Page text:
Mr. James Perry, of London, has contributed, we believe, more than any other individual to the introduction of the modern improved steel pens; he has brought out several steel pens of a very ingenious and original description, and devoted more than ordinary attention to the forming them to suit a variety of hands and tastes, which he regularly classed, advertised, and humorously puffed in rhyme, by which means he acquired a celebrity to which no previous pen-maker had attained. Mr. Perry first overcame the extreme rigidity of the ordinary steel-pen, by the introduction of apertures between the shoulders and the point, thereby making them elastic below instead of above the shoulder: this was the subject of his patent of 1830. "The double patent Perryian pen," the merits of which have been so much placarded throughout the kingdom, received its odd cognomen from the circumstance of a second patent taken out by Mr. Perry, in 1832; the pens described in the specification of which are represented as combining the superlative qualities of both inventions. Fig. 1 is a sketch of Mr. Perry's "double patent pen," which distinctly shows the position of the aperture and the lateral slits, by which a great degree of elasticity is obtained.
Fig. 2 is Mr. Perry's ingenious "regulating-spring pen," consisting of one of his patent pens, with the addition of a sliding spring, which increases or diminishes the flexibility of the pen, according as it is placed further from, or nearer to the point. In another instance Mr. Perry employs the elasticity of Indian-rubber, by twisting a thread of this material round the nibs of the pen, the yielding of which permits the opening of the points, in proportion to the pressure applied. The care which Mr. Perry takes in the correct manufacture of his pens, has mainly contributed to the general preference given to them; for, however excellent may be the principle of the structure, if the workmanship of the nibs be not nicely performed, the pens will not write well. It is from defects of this kind, we believe, that many apparently excellent metallic pens, that have been successively brought out, have met with a comparatively small sale.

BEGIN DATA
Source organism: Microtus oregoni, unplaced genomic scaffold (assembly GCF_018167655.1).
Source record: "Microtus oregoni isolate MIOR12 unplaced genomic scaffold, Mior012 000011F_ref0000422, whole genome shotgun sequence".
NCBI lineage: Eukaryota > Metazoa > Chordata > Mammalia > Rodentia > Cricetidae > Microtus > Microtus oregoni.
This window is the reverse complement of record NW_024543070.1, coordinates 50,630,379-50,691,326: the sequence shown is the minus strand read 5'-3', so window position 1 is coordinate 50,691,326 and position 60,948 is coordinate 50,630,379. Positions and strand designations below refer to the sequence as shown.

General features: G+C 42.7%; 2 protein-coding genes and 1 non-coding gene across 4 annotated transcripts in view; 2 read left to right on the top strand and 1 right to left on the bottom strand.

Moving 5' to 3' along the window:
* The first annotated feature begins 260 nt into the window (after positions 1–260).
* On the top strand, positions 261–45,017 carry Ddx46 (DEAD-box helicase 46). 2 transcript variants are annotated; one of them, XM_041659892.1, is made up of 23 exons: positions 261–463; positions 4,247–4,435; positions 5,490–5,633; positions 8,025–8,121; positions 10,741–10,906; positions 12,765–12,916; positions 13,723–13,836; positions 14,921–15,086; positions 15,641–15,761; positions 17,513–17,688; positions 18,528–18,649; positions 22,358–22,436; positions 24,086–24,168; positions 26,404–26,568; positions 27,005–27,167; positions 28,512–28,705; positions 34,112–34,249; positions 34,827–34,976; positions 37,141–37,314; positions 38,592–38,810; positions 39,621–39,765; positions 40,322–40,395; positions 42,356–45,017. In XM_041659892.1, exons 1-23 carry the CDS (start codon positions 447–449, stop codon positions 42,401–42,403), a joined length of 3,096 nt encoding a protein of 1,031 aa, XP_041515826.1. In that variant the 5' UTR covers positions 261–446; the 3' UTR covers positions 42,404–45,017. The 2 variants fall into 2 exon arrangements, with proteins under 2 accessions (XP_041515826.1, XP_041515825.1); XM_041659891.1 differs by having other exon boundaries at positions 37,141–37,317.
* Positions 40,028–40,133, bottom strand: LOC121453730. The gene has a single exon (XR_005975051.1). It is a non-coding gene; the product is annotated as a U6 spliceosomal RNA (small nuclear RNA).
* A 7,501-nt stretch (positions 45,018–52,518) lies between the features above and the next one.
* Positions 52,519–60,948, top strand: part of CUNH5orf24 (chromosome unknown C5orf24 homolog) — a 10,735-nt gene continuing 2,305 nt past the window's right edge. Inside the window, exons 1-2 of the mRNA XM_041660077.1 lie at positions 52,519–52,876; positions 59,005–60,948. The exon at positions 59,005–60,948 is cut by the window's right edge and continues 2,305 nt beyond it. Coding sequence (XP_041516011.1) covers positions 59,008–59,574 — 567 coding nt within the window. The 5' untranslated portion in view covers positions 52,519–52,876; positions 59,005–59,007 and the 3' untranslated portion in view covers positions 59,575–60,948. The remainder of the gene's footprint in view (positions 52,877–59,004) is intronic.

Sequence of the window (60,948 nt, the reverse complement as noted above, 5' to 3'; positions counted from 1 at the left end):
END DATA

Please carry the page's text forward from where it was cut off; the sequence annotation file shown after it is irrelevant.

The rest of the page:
As the extremities of the nibs of metallic pens of the ordinary form become worn, they progressively increase in breadth, until they become useless, unless their original form should be restored by skilful filing, or grinding, upon an oilstone: these being operations which no economist of time will perform, at the present low prices of the article, Mr. Gillott, of Birmingham, took out a patent in 1831 for an improvement in metal pens, designed to remedy the defect mentioned. This he proposed to effect by making the nibs of his pens parallel sided, that is, an equal breadth to the points for about an eighth of an inch long, the remaining portion or upper part of the nibs being cut either inclined in the usual manner, or terminating with a shoulder next to the parallel nibs. "The whole length of such nibs," says Mr. Gillott, "may of course be worn away, without increasing the breadth of the strokes in writing." This construction, it however appears to us, will not only fail in obtaining the advantages sought, but will entail disadvantages to which the tapered form is comparatively free; namely, a greater tendency to take a set in opening during the downward strokes of the pen, and a deficiency of reacting force in the up-strokes to bring the nibs together; the narrowness of the points also prevents the ink from flowing down in sufficient quantity to give a constant and unfailing supply.